The Sir Lenny Henry Centre for Media Diversity has kicked off research to prove the benefits of tax breaks for diverse TV shows and films.
Henry and head of external consultancies Marcus Ryder have been campaigning for such incentives since 2018.
Speaking at an event to mark the second anniversary of the centre, Henry recalled hitting “a big hurdle” when they presented a proposal to reward producers for meeting key diversity targets to Downing Street, the Mayor’s office, the Treasury and with Nicola Sturgeon.
“While politicians paid lip service to supporting the idea, we were told by the Treasury that we didn’t have the evidence that diversity tax breaks worked. We hadn’t modelled it.”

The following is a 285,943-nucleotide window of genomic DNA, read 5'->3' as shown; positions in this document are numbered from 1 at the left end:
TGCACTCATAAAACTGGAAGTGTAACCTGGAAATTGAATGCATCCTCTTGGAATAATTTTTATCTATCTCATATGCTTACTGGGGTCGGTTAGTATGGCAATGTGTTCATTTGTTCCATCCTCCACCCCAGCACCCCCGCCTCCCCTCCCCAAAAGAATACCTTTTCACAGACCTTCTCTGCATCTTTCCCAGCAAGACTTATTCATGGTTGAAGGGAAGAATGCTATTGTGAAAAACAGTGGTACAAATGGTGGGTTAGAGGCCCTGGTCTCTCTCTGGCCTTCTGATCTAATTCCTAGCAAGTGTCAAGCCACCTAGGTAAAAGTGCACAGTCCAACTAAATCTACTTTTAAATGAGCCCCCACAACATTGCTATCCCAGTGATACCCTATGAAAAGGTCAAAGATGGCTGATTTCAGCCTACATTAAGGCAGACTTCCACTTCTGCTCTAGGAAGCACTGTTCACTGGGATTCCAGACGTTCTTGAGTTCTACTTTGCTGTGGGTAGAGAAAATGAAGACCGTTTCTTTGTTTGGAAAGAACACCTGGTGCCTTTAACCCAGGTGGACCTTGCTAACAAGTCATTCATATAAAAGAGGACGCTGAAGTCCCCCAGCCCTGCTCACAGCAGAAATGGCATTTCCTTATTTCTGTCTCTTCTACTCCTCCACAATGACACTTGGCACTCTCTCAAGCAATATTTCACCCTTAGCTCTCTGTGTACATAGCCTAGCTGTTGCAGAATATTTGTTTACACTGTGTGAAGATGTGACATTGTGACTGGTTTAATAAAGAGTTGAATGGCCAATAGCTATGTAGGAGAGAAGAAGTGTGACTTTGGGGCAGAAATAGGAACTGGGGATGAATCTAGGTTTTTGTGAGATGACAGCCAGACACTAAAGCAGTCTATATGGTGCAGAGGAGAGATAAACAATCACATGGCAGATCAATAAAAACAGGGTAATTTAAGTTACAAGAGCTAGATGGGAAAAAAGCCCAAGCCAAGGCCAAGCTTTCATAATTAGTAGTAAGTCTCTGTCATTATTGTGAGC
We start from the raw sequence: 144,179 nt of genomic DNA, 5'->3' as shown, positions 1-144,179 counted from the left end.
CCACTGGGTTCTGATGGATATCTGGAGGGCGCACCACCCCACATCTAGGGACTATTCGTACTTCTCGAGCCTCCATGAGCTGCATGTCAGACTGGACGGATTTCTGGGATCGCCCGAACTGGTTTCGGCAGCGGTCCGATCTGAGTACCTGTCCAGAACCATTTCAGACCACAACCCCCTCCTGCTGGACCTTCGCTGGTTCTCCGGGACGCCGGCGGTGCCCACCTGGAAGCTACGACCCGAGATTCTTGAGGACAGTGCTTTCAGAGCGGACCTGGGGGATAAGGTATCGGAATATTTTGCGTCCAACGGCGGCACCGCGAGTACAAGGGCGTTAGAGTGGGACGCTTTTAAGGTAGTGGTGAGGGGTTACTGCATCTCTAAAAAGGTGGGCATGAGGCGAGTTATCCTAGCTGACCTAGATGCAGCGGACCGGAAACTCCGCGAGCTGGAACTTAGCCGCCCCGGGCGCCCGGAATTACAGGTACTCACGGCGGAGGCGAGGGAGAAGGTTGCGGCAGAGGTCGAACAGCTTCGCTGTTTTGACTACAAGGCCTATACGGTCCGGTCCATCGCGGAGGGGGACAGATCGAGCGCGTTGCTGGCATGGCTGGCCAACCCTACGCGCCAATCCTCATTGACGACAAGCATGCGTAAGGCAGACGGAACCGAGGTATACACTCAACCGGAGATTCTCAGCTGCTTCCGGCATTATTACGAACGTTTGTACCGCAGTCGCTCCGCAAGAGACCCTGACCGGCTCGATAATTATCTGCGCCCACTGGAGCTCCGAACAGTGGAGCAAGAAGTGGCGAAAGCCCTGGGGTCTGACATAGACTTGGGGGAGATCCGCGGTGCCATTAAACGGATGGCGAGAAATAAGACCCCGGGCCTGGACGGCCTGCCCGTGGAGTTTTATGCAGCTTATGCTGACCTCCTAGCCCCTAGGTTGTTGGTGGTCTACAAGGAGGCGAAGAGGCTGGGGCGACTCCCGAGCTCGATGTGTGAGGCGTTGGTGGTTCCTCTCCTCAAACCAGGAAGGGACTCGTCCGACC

With the Centre firmly established, he said, it is “now in the process of doing the hard academic work of modelling those tax breaks” to demonstrate their potential positive impact.
Birmingham City University has funded nine research projects through the Centre, including work with Channel 4 and the BBC. Subjects covered include the portrayal of Black people in UK documentaries, the use of the term BAME in broadcast media, and how ways for entertainment trade unions to improve support for their members of colour.
“This Centre has proved that change will happen – people are taking notice, broadcasters, newspapers and trade unions are all using our work to improve their policies and increase diversity,” said Henry.
“What I have learnt is that we must turn protest into progress. We need to transform our complaints about the lack of diversity into real tangible results.”
Read Lenny Henry’s speech in full on Marcus Ryder’s blog page